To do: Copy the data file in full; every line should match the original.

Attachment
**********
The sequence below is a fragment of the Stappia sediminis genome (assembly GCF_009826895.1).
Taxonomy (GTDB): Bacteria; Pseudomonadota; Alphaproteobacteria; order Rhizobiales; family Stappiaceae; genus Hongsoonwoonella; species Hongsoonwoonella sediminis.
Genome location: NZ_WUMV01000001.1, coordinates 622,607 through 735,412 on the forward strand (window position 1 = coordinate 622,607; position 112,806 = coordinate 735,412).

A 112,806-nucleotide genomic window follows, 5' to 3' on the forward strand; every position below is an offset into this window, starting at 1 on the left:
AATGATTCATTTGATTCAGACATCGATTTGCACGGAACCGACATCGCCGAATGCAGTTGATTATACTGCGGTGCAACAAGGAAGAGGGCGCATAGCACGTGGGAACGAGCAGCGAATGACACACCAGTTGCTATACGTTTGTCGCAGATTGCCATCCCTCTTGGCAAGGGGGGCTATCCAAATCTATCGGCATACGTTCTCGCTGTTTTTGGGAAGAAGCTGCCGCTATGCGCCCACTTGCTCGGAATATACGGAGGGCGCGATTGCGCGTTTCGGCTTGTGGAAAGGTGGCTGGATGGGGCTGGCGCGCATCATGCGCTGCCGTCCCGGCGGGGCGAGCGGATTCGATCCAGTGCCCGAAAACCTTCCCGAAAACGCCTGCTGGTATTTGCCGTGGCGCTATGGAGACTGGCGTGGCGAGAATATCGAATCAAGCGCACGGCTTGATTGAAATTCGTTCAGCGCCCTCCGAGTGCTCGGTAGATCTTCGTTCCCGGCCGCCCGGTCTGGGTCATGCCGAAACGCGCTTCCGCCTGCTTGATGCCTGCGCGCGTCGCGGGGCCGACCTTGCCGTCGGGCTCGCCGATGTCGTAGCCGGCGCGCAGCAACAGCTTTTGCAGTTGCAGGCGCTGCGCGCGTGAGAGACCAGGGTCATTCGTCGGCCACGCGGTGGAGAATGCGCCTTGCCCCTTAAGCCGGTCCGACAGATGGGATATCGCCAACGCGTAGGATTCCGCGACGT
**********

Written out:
The sequence below is a fragment of the Stappia sediminis genome (assembly GCF_009826895.1).
Taxonomy (GTDB): Bacteria; Pseudomonadota; Alphaproteobacteria; order Rhizobiales; family Stappiaceae; genus Hongsoonwoonella; species Hongsoonwoonella sediminis.
Genome location: NZ_WUMV01000001.1, coordinates 622,607 through 735,412 on the forward strand (window position 1 = coordinate 622,607; position 112,806 = coordinate 735,412).

A 112,806-nucleotide genomic window follows, 5' to 3' on the forward strand; every position below is an offset into this window, starting at 1 on the left:
AATGATTCATTTGATTCAGACATCGATTTGCACGGAACCGACATCGCCGAATGCAGTTGATTATACTGCGGTGCAACAAGGAAGAGGGCGCATAGCACGTGGGAACGAGCAGCGAATGACACACCAGTTGCTATACGTTTGTCGCAGATTGCCATCCCTCTTGGCAAGGGGGGCTATCCAAATCTATCGGCATACGTTCTCGCTGTTTTTGGGAAGAAGCTGCCGCTATGCGCCCACTTGCTCGGAATATACGGAGGGCGCGATTGCGCGTTTCGGCTTGTGGAAAGGTGGCTGGATGGGGCTGGCGCGCATCATGCGCTGCCGTCCCGGCGGGGCGAGCGGATTCGATCCAGTGCCCGAAAACCTTCCCGAAAACGCCTGCTGGTATTTGCCGTGGCGCTATGGAGACTGGCGTGGCGAGAATATCGAATCAAGCGCACGGCTTGATTGAAATTCGTTCAGCGCCCTCCGAGTGCTCGGTAGATCTTCGTTCCCGGCCGCCCGGTCTGGGTCATGCCGAAACGCGCTTCCGCCTGCTTGATGCCTGCGCGCGTCGCGGGGCCGACCTTGCCGTCGGGCTCGCCGATGTCGTAGCCGGCGCGCAGCAACAGCTTTTGCAGTTGCAGGCGCTGCGCGCGTGAGAGACCAGGGTCATTCGTCGGCCACGCGGTGGAGAATGCGCCTTGCCCCTTAAGCCGGTCCGACAGATGGGATATCGCCAACGCGTAGGATTCCGCGACGT